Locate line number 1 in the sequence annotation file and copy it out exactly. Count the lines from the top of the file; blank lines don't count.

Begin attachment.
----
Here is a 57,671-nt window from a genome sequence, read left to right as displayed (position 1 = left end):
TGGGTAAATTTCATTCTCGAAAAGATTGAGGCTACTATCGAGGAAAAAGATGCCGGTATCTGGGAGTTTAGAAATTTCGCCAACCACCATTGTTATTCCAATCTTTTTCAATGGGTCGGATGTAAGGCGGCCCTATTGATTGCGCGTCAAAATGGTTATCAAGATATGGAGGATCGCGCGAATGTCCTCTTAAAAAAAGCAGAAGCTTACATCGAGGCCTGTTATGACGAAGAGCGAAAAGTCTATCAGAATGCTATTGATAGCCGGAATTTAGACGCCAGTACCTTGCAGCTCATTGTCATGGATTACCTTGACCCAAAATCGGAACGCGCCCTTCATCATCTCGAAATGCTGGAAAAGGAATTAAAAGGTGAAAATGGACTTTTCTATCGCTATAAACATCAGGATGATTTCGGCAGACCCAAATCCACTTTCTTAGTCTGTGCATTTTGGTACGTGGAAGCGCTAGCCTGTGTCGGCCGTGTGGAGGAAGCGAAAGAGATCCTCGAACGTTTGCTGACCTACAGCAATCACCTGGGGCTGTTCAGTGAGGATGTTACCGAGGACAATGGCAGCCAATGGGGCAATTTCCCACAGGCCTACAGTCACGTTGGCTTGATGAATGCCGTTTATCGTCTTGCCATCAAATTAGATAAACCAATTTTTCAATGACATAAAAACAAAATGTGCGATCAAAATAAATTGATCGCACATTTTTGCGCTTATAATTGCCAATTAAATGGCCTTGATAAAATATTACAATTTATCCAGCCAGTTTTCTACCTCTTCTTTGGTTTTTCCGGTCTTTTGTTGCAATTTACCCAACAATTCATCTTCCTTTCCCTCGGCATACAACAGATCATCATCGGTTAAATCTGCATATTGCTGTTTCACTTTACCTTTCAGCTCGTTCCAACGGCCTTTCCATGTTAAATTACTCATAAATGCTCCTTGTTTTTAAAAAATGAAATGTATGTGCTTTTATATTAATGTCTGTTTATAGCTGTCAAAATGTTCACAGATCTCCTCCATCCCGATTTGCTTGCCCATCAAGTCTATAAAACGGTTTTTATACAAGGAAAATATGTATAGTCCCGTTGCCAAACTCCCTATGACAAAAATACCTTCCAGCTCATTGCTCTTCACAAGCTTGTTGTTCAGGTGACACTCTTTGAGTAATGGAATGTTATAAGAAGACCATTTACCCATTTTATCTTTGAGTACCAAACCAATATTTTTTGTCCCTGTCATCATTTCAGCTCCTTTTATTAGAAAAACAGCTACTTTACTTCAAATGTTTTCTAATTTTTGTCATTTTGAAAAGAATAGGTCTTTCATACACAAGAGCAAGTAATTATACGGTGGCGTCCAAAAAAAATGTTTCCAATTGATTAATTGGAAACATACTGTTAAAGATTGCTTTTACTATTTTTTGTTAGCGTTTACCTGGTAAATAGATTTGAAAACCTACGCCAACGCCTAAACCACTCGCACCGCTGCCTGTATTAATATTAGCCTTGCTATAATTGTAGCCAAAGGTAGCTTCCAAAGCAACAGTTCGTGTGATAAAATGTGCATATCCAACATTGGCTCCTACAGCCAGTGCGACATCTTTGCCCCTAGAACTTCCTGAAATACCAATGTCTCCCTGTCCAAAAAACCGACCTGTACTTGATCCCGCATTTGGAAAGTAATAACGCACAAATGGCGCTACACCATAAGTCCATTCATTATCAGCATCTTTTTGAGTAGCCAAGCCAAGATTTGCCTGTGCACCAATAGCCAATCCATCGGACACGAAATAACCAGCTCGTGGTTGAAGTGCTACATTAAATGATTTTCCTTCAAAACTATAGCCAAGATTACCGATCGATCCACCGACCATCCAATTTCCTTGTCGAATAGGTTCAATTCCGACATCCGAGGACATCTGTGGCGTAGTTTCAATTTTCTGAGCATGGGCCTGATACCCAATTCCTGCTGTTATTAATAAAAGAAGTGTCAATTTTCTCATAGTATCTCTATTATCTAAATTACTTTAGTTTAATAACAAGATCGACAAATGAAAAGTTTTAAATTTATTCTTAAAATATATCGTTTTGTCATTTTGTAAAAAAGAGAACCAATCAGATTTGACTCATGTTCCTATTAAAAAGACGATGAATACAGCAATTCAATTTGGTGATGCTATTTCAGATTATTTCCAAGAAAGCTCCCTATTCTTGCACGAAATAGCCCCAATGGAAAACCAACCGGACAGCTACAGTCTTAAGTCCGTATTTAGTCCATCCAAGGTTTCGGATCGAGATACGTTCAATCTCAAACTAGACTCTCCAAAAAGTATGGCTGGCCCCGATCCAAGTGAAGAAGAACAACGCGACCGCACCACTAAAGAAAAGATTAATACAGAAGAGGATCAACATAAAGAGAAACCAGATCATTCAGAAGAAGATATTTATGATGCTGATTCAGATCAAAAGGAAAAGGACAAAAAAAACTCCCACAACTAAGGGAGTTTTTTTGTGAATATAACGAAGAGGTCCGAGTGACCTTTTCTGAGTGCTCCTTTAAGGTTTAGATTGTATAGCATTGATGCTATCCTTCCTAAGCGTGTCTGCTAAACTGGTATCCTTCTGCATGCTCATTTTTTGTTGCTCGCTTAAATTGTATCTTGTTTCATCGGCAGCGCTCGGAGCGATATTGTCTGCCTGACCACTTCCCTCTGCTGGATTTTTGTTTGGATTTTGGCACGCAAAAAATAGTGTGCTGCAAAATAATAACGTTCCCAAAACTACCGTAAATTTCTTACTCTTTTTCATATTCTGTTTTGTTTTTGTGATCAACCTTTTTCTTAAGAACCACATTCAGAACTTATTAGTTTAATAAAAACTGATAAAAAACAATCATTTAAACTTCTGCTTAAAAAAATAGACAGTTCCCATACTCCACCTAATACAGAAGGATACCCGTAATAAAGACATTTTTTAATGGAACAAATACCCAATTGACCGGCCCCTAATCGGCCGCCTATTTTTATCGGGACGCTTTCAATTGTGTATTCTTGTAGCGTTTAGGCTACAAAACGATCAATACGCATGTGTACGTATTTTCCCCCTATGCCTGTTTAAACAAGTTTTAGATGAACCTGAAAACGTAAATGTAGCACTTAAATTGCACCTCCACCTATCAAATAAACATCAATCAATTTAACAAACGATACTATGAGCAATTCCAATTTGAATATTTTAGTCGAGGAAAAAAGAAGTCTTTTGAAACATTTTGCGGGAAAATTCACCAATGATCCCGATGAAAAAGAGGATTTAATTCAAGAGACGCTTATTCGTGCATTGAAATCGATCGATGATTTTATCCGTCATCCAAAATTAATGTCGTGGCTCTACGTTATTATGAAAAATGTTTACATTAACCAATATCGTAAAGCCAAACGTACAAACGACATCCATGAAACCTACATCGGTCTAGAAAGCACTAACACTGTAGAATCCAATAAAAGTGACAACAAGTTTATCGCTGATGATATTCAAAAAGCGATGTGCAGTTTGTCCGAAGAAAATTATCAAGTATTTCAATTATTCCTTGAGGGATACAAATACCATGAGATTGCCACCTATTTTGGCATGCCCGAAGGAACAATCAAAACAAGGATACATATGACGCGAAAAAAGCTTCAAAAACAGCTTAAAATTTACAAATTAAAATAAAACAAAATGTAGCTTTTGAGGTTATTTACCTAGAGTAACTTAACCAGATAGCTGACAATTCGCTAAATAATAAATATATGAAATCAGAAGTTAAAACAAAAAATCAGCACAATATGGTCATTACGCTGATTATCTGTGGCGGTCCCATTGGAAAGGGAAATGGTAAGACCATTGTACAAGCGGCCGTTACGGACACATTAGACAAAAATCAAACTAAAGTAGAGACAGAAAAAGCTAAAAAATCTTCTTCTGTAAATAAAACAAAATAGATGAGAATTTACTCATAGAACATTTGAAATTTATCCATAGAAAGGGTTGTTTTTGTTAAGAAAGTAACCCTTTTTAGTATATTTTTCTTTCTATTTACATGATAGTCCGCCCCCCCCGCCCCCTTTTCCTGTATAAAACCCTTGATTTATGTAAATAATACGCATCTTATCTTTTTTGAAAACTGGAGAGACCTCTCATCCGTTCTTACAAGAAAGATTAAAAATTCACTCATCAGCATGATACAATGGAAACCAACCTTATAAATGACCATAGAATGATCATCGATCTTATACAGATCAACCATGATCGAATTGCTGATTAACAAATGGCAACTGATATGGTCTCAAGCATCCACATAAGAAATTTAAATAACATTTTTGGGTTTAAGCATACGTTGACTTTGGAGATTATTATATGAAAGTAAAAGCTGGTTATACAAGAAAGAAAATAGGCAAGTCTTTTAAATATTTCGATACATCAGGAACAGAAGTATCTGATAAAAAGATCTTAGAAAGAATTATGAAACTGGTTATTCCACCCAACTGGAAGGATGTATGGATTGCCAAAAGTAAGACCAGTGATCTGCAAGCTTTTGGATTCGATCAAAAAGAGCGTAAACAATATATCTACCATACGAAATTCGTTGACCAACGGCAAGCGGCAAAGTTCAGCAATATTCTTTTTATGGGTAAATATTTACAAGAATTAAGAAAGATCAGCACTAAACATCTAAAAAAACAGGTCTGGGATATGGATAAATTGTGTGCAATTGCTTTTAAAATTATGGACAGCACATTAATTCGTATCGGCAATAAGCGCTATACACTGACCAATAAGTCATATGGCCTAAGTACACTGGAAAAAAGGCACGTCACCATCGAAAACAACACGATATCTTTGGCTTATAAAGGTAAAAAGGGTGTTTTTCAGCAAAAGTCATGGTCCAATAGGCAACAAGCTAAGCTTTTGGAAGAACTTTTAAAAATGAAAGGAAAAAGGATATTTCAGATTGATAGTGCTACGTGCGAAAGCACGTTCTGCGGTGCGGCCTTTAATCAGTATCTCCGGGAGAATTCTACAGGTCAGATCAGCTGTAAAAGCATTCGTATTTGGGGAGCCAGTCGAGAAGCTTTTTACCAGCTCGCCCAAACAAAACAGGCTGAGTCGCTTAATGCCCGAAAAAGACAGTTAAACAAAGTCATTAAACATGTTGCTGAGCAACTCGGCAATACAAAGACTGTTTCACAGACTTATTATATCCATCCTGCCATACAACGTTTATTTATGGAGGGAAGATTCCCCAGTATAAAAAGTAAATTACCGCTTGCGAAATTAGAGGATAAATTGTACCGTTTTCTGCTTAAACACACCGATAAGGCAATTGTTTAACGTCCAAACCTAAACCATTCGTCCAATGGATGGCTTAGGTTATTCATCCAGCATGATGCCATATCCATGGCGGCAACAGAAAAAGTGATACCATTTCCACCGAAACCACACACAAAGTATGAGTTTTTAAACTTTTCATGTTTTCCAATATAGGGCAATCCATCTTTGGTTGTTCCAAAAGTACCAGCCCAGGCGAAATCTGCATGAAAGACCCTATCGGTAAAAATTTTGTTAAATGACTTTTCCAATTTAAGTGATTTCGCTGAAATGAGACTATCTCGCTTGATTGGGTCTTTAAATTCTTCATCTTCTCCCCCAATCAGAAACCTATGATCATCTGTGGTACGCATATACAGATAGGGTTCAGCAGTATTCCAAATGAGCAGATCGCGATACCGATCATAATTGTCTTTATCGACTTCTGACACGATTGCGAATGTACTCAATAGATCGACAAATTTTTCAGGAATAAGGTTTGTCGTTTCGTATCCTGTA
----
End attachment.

Here is a 57,671-nt window from a genome sequence, read left to right as displayed (position 1 = left end):